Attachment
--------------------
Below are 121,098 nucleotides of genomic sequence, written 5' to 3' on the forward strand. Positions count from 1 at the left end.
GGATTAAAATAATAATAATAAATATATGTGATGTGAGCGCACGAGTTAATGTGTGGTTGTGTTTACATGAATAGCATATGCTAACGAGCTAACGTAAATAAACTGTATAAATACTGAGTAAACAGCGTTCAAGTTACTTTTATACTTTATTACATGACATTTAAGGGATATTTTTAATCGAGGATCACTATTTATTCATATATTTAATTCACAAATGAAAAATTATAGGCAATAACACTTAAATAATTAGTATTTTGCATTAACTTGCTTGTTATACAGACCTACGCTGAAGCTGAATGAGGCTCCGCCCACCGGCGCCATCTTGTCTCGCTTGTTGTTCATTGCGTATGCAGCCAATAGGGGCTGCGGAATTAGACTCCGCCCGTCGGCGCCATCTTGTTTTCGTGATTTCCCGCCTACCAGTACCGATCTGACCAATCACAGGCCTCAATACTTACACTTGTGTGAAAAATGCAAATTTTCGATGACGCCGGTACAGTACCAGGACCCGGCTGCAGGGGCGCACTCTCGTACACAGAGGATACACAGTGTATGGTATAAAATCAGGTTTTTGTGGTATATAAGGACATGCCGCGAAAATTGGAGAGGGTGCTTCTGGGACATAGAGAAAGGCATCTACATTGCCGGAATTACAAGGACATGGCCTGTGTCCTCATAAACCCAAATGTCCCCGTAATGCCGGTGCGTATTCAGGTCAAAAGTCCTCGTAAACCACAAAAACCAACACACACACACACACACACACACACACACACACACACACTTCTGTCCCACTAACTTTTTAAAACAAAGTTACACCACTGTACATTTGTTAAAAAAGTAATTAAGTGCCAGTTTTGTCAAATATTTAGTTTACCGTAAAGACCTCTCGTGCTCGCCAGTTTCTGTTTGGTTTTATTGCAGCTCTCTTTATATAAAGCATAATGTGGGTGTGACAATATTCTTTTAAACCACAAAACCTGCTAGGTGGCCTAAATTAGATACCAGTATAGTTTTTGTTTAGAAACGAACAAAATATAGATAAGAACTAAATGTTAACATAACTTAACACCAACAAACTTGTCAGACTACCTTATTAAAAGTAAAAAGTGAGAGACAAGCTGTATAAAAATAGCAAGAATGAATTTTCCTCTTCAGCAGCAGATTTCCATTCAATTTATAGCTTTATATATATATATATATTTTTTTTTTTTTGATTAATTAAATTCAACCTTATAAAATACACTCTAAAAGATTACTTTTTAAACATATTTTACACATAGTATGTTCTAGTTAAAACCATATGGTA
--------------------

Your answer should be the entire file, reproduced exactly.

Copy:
Below are 121,098 nucleotides of genomic sequence, written 5' to 3' on the forward strand. Positions count from 1 at the left end.
GGATTAAAATAATAATAATAAATATATGTGATGTGAGCGCACGAGTTAATGTGTGGTTGTGTTTACATGAATAGCATATGCTAACGAGCTAACGTAAATAAACTGTATAAATACTGAGTAAACAGCGTTCAAGTTACTTTTATACTTTATTACATGACATTTAAGGGATATTTTTAATCGAGGATCACTATTTATTCATATATTTAATTCACAAATGAAAAATTATAGGCAATAACACTTAAATAATTAGTATTTTGCATTAACTTGCTTGTTATACAGACCTACGCTGAAGCTGAATGAGGCTCCGCCCACCGGCGCCATCTTGTCTCGCTTGTTGTTCATTGCGTATGCAGCCAATAGGGGCTGCGGAATTAGACTCCGCCCGTCGGCGCCATCTTGTTTTCGTGATTTCCCGCCTACCAGTACCGATCTGACCAATCACAGGCCTCAATACTTACACTTGTGTGAAAAATGCAAATTTTCGATGACGCCGGTACAGTACCAGGACCCGGCTGCAGGGGCGCACTCTCGTACACAGAGGATACACAGTGTATGGTATAAAATCAGGTTTTTGTGGTATATAAGGACATGCCGCGAAAATTGGAGAGGGTGCTTCTGGGACATAGAGAAAGGCATCTACATTGCCGGAATTACAAGGACATGGCCTGTGTCCTCATAAACCCAAATGTCCCCGTAATGCCGGTGCGTATTCAGGTCAAAAGTCCTCGTAAACCACAAAAACCAACACACACACACACACACACACACACACACACACACACACTTCTGTCCCACTAACTTTTTAAAACAAAGTTACACCACTGTACATTTGTTAAAAAAGTAATTAAGTGCCAGTTTTGTCAAATATTTAGTTTACCGTAAAGACCTCTCGTGCTCGCCAGTTTCTGTTTGGTTTTATTGCAGCTCTCTTTATATAAAGCATAATGTGGGTGTGACAATATTCTTTTAAACCACAAAACCTGCTAGGTGGCCTAAATTAGATACCAGTATAGTTTTTGTTTAGAAACGAACAAAATATAGATAAGAACTAAATGTTAACATAACTTAACACCAACAAACTTGTCAGACTACCTTATTAAAAGTAAAAAGTGAGAGACAAGCTGTATAAAAATAGCAAGAATGAATTTTCCTCTTCAGCAGCAGATTTCCATTCAATTTATAGCTTTATATATATATATATATTTTTTTTTTTTTGATTAATTAAATTCAACCTTATAAAATACACTCTAAAAGATTACTTTTTAAACATATTTTACACATAGTATGTTCTAGTTAAAACCATATGGTA